Relatively few superhero characters created in the last forty years have hung around as long as Deadpool -- but one of the things you might notice is that most of the new characters created during that period -- whether it's Lobo or Booster Gold or Sentry -- have come into comics almost fully-formed, with a look and a personality that may get tweaked or exaggerated, but which is instantly recognizable and immediately appealing. That aspect of Deadpool -- how his personality and especially his iconic look have remained largely unchanged in the thirty years since his creation -- is something that the character's creator, writer/artist Rob Liefeld, is proud of.
Part of that is the strength of Liefeld's initial design. Another part is the parade of remarkable creators who have had their hands on the character in almost every ongoing iteration since Liefeld left Marvel to help found Image Comics shortly after introducing Deadpool to the world. And in Deadpool Nerdy 30, the creator himself gets a chance to do a visual history of Deadpool's looks throughout history...complete with mimicking the styles and eccentricities of creators like Ed McGuinness and Skottie Young.
"That page is the most important page in the whole book to me, for me, because I've been looking forward to doing that for years," Liefeld told ComicBook. "Because Steve Ditko became somewhat of a recluse, we did not ever see him come out. Can you imagine? I put myself in the shoes of the creators who did the stuff before me, like Spider-Man, like Ditko. I would have loved to have seen it if Ditko said, 'All right, here's where Romita, Sr. kicked in, and here's where Gil Kane altered it, and here's where Ross Andru, and here's McFarlane, and Bagley.' Oh my gosh, that would be great. Or Todd [McFarlane] draw everyone's versions of Venom, because Todd's Venom didn't have the tongue. So you go to Larsen, and then...it's fun watching."
Liefeld drove the point home by imagining how cool it would have been to see somebody like Jack Kirby weigh in to draw a Kirby-fied version of each of the people who followed him on characters like the Fantastic Four -- "here's how John Byrne drew the thing. Here's how Moebius drew the Thing" -- in his later years.
"So that page in particular, I am so proud of that," Liefeld said. "I sat with my Skottie Young pen, and I'm like, 'I will nail this.' And I told the colorist, 'You have to color it just like this.' And the Ed McGuinness, because Ed McGuinness really was the first guy to draw him more boxy and thick, and so I wanted to pull that off. But also, over the years, the tip on his head is ridiculous. And so there are some people who draw it to the point where it's like the cape in The Incredibles, like, 'you're going to pull him down from the tip of his head.' It's kind of goofy. So I wanted to kind of have Deadpool going, 'Here's this look, here's this look, here's this look. And I was a Venom.'"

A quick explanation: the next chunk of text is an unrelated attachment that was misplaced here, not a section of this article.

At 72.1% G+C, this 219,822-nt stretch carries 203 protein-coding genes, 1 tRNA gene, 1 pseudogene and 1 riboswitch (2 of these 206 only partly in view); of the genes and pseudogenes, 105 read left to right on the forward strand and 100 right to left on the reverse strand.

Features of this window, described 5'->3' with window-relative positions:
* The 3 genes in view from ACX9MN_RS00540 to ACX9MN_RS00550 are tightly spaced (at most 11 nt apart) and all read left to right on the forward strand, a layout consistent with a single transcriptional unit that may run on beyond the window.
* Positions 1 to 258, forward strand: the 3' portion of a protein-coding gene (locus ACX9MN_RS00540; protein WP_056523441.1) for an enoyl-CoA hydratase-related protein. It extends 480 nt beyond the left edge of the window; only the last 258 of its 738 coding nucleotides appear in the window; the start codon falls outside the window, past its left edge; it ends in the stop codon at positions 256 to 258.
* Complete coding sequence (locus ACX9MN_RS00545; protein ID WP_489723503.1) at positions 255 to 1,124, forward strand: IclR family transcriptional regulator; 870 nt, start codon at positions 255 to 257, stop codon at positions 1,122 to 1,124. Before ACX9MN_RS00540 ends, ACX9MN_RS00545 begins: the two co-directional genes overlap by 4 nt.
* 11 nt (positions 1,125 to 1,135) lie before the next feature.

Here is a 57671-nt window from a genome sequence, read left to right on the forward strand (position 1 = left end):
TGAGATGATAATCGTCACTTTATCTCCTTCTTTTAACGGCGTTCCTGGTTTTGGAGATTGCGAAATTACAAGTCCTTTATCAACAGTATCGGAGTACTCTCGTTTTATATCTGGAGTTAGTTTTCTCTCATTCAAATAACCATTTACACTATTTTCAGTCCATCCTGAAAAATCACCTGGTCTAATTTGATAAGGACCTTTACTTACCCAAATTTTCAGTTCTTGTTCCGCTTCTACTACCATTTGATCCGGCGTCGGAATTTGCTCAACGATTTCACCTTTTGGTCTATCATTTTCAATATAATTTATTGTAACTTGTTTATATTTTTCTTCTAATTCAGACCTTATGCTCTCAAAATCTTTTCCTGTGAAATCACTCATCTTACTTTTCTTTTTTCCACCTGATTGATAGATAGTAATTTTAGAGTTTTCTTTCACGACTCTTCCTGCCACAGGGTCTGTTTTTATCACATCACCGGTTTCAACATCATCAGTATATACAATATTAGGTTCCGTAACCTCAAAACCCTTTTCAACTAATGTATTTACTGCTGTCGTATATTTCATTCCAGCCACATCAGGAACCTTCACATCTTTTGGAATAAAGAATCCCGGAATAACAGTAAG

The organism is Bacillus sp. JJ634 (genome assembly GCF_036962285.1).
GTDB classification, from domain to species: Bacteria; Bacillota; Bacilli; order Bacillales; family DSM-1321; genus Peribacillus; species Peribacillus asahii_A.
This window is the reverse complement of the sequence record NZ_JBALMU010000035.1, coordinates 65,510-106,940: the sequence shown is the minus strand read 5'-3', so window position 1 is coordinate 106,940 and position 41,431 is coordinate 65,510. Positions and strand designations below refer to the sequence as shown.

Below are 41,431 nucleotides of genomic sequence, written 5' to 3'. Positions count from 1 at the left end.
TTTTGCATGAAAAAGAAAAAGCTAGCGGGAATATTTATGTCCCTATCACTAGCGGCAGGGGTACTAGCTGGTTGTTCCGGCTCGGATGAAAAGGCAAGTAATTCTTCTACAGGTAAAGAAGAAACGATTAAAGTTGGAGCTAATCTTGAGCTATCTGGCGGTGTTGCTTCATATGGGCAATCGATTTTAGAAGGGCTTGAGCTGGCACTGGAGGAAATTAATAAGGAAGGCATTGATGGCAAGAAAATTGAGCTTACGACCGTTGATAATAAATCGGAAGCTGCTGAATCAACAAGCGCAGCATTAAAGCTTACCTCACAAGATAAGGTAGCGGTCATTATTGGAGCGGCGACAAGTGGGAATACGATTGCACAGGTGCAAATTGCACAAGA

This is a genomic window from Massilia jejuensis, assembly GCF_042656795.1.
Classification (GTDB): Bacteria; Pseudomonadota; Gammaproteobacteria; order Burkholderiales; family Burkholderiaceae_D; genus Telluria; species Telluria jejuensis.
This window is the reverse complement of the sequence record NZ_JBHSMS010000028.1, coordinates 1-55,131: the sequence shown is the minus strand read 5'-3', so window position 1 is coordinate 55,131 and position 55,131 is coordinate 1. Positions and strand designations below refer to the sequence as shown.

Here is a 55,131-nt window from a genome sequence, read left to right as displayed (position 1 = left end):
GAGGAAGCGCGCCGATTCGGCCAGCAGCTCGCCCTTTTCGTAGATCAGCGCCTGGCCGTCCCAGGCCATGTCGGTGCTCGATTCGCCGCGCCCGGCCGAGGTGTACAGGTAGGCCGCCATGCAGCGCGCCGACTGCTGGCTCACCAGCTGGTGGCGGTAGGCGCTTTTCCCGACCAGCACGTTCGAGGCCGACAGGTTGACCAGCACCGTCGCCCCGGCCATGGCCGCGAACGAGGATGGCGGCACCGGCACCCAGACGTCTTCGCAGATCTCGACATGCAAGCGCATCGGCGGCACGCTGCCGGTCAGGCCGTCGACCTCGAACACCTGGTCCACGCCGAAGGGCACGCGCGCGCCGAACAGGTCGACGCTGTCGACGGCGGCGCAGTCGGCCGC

At this point, almost everybody in Marvel has been a Venom. Does that really count?
"Venompool is my favorite anything anywhere. Okay?" Liefeld said, "so he was definitely making the cut....All I've ever had is my instincts, and I kind of go by what I think people would want to see, so I felt people would get a kick out of that."
It wasn't just Deadpool's costumes, either; besides a little space dedicated to his powers and gear -- Who's Who style -- Liefeld managed to sneak himself into the book too.
"Several times!" Liefeld added when we pointed it out. "I'm on the cover. I'm down there....I have always had a classic, kind of cartoony version of myself, but yeah, we had to introduce the pouch-maker. I always told [director] Tim Miller, because he's like, 'Well, what would you like to do?' I said, 'I would like to be the guy who delivers the pouches to his address, like, special delivery.' Sometimes, you've got to improvise, so I gave myself like, 'Deadpool wants you to meet the pouch-maker.' And old man Liefeld's not as easy to draw a young man Liefeld, but I'm the pouch guy. I started with Joe Kelly, maybe Deadpool #900, where we showed what was in the pouches. He literally takes the pouches off and turns them upside down. You see stuff that's in there. And this time, I'm like, 'No, we need to go to the pouch manufacturer.'"
According to Liefeld, the idea of Deapdool using his fourth-wall-breaking ability to do a look back on his 30 years in comics seemed like the obvious thing to do when editor C.B. Cebulski offered him a spot on the Nerdy 30 creative team.
"I think he should talk about New Mutants #98," Liefeld said, explaining his pitch to the editor. "He should talk about how important he's become. He should talk about how he raced past the Cable in popularity. He should talk about the different looks and his different powers. There's a Spider-Man annual that at the end, to fill pages, it's like, 'This is Peter Parker. This is how he became Spider-Man. These are his powers. He can climb walls, he can spin webs.' So I did a page where like, 'I can cut things with my sword, and I can shoot you with my gun.' And then there's a healing factor page. So literally, I thought something was going to get censored, but I'm really happy mine didn't."
Deadpool Nerdy 30 #1 is available now at comic shops, or available digitally on platforms like ComiXology.